Sequencing of these genes was performed in one hundred subjects recruited from a health appraisal center with normal iron metabolism as judged on serum iron parameters and hemoglobin levels. These subjects had given their informed written consent for the study of iron metabolism genes after approval of the protocol by the local ethical committee (98/35-197).

Cell culture

Human hepatoma HepG2 cells were grown in Minimum Essential Medium α (invitrogen) supplemented with 10% fetal bovine serum (invitrogen), 100 UI/mL penicillin, 100 mg/mL streptomycin and 2 mM L-glutamine.

Plasmid constructions

The -1024 bp from the translation start site of the human hepcidin promoter were amplified from HuH7 genomic DNA and subcloned into pGL4.17 (Promega) to generate -1024/BMP-RE wt Hep/Luc plasmid construct. The internal mutations in the BMP responsive element or in the STAT3 DNA binding site were made using -1024 Hep/Luc as template and the internal following primers: GCCTTTTCGGTGCCACCACC; antisense GGTGGTGGCACCGAAAAGGC for BMP-RE or CACCTTCTTGGCCGTGAGAC, antisense GTCTCACGGCCAAGAAGGTG for STAT3 binding site. The nucleotide mutations are underlined. The identity of the constructs was confirmed by DNA sequencing.

Transfection, luciferase assay

Cells were transfected, using transfectine (Bio-Rad) with 100 ng of pGL4-hepcidin promoter vector with a normalization plasmid (pRL-TK, Promega). After 48 h Luciferase activities were measured in cell lysates using the Dual-Luciferase-Reporter assay system (Promega) and a Centro LB 960 luminometer (Berthold Technologies). For treatments, either 10 ng/mL of human BMP9 or 20 ng/mL of human BMP4 or 20 ng/mL IL-6 (R&D systems) were added to the cells for 48 h.

Electrophoretic mobility shift assay

HepG2 cells were incubated with either 10 ng/mL of human BMP9 or 20 ng/mL of human BMP4 for one hour. Then crude nuclear extracts were prepared as described.20 For gel retardation assays, nuclear extracts (10 μg) were preincubated with 250 ng of poly(dI-dC).poly(dI-dC), used as non-specific competitor DNA, in a binding buffer (10 mM Tris-HCl pH 7.5, 50mM NaCl, 1mM DTT, 1 mM EDTA, 5% glycerol) for 10 min on ice. This mixture was then added to the 32P-end-labeled probe either with or without specific competitor oligonucleotides, and the incubation was carried out for a further 30 min at room temperature. Gel shift assay with purified polyclonal rabbit IgG anti-SMAD4 or anti-SMAD1/5/8 (Santa Cruz) or non-relevant antibody were performed under the same conditions except that the antibodies were preincubated with nuclear extracts for one hour on ice. Complexes were resolved by electrophoresis on prerun Tris-Glycine 5% native polyacrylamide gels. The following chemically synthesized double-stranded oligonucleotides were used as probes and as specific competitors (nucleotide mutation is underlined): BMPRE-wt GCCTTTTCGGCGCCACCACC, BMPRE-mut GCCTTTTCGGTGCCACCACC.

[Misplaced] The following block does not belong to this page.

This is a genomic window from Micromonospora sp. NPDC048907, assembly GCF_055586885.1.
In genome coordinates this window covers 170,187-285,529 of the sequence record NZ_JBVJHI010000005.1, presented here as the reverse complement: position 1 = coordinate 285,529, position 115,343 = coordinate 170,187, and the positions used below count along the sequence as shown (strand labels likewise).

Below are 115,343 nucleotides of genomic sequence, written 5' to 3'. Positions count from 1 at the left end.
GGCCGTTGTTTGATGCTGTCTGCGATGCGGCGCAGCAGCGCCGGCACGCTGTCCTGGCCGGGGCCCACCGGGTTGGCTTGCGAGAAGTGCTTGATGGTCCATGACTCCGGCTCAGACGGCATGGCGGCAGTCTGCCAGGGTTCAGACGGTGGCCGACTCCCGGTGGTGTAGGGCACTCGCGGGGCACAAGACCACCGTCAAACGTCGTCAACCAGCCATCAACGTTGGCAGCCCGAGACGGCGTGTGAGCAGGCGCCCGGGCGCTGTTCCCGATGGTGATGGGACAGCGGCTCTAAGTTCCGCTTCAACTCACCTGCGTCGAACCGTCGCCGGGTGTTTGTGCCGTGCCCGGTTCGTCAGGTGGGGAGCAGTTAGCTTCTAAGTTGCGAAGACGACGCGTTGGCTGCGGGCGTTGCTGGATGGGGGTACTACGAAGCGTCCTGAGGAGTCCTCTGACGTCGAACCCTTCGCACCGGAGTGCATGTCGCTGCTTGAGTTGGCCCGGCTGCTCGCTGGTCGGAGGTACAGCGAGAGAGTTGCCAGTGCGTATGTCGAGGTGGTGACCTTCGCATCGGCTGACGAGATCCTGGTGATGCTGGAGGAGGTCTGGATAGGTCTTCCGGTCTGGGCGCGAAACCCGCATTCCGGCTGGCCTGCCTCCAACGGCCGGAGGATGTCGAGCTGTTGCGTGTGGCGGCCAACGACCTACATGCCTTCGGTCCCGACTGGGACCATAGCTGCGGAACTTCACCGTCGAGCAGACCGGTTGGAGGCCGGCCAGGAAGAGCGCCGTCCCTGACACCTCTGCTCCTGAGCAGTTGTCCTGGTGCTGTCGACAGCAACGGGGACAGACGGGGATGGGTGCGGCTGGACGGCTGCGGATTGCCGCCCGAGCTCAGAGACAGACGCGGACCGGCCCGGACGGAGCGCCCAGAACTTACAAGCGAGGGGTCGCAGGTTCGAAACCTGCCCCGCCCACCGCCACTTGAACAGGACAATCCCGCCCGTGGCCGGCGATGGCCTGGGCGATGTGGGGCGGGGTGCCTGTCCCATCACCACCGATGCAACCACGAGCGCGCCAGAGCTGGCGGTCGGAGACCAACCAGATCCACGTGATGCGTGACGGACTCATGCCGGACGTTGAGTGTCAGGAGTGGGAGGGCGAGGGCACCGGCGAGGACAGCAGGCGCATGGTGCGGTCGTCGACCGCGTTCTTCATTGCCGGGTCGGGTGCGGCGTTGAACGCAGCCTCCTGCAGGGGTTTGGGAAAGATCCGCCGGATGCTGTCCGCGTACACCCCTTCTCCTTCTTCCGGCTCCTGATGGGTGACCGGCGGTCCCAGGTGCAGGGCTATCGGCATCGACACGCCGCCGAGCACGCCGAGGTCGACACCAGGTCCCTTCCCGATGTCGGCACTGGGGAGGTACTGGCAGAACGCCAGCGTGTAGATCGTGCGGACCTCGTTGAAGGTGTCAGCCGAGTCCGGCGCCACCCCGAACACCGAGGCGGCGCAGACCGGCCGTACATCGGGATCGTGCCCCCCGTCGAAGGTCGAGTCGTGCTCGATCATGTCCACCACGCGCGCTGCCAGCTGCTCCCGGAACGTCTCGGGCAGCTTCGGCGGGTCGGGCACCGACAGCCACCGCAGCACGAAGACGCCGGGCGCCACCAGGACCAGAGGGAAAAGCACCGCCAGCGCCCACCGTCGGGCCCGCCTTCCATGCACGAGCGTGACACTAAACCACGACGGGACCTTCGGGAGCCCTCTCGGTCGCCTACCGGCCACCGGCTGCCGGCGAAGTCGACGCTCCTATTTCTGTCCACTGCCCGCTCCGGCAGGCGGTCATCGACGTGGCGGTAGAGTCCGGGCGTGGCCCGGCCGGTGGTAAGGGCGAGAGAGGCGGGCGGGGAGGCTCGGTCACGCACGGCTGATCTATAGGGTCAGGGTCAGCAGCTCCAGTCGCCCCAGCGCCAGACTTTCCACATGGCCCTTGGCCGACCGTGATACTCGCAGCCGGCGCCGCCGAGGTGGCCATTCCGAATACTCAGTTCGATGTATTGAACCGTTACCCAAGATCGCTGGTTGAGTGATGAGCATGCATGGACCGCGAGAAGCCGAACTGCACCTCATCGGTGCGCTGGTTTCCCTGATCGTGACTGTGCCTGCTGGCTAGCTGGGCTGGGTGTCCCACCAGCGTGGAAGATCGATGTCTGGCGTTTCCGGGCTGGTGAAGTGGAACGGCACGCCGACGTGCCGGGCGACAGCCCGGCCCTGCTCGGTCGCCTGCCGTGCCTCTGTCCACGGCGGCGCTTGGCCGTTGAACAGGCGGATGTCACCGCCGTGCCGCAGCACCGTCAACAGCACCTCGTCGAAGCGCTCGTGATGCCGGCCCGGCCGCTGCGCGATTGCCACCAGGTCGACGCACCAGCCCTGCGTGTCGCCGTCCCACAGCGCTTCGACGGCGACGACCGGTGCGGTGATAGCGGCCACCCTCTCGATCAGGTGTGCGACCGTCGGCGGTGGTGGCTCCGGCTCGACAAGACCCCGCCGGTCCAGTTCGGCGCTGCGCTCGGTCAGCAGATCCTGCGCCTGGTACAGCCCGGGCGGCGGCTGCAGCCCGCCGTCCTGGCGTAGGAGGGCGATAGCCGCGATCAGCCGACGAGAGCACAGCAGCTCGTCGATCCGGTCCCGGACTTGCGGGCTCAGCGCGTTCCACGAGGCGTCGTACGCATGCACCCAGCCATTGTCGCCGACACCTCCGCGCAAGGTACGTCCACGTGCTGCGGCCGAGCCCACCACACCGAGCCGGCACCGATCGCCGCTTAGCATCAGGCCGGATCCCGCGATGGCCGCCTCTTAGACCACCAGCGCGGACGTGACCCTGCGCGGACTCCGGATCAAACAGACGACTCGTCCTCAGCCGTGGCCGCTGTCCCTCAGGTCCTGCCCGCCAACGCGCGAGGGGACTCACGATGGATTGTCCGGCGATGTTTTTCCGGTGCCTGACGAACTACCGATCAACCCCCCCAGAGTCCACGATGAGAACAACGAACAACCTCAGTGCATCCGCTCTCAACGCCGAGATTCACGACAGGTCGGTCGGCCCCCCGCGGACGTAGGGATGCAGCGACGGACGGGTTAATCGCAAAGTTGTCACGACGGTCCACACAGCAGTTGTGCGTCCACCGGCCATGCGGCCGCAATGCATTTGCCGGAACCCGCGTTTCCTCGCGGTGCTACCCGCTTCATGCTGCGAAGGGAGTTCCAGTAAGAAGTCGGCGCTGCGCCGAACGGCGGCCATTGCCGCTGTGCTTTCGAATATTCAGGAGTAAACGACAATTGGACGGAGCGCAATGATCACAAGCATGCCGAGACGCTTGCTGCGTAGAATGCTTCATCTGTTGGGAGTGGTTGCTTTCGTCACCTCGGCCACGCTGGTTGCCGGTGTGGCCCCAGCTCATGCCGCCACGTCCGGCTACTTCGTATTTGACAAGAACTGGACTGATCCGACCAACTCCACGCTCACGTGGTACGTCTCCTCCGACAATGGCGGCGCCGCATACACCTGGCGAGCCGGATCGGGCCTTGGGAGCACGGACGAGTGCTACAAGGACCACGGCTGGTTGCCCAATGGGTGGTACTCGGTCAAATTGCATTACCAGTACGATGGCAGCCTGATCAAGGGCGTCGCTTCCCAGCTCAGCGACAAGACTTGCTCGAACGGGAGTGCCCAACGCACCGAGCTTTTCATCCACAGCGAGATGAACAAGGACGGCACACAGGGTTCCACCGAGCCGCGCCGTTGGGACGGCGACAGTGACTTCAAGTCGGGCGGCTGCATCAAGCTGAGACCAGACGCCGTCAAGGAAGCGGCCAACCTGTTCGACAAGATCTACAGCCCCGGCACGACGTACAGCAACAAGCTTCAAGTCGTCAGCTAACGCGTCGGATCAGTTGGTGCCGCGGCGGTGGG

Results and Discussion

The heterozygous nc -153 C>T was found in hepcidin promoter

In genetic hemochromatosis, iron loading results from abnormally low levels of hepcidin linked to mutations in the hepcidin gene itself or in genes involved in hepcidin expression control, such as the HFE, HJV and TfR2 genes.9,10 This prompted us to search for additional mutations in iron regulatory genes in a p.Cys282YTyr homozygous patient presenting a massive iron overload. The sequencing of the HFE gene confirmed the homozygous p.CysC282Tyr mutation and excluded another mutation. In addition, sequencing of HJV, TFR2 and FPN genes were normal. Finally, sequencing of the hepcidin gene led to the identification of a punctual mutation in position -153 from the translational start site. This mutation was localized within the BMP-RE as recently proposed,17 and was found neither in the web databases nor in 200 chromosomes issued from 100 healthy volunteers.

Figure 1.

The heterozygous -153C/T mutation decreases hepcidin promoter transcription activity. HepG2 cells were transfected with the -1024/BMP-RE wt or -1024/BMP-RE mut Hep/Luc constructs and were treated with BMP9 (lanes 4,5), BMP4 (lanes 6,7), IL-6 (lanes 8,9,10) or not (lanes 1–2) for 48 h. Luciferase activity values represent Firefly/Renilla Luciferase activity ratios relative to that obtained with the -1024/BMP-RE wt Hep/Luc plasmid construct, which was arbitrarily set at 100%. Data represent means of at least three independent experiments (± SEM). *p<0.001 compared to the -1024/BMP-RE wt Hep/Luc construct and #p<0.001 compared to the -1024/BMP-RE mut determined by 1-way ANOVA and the Student-Newman-Keuls comparisons test.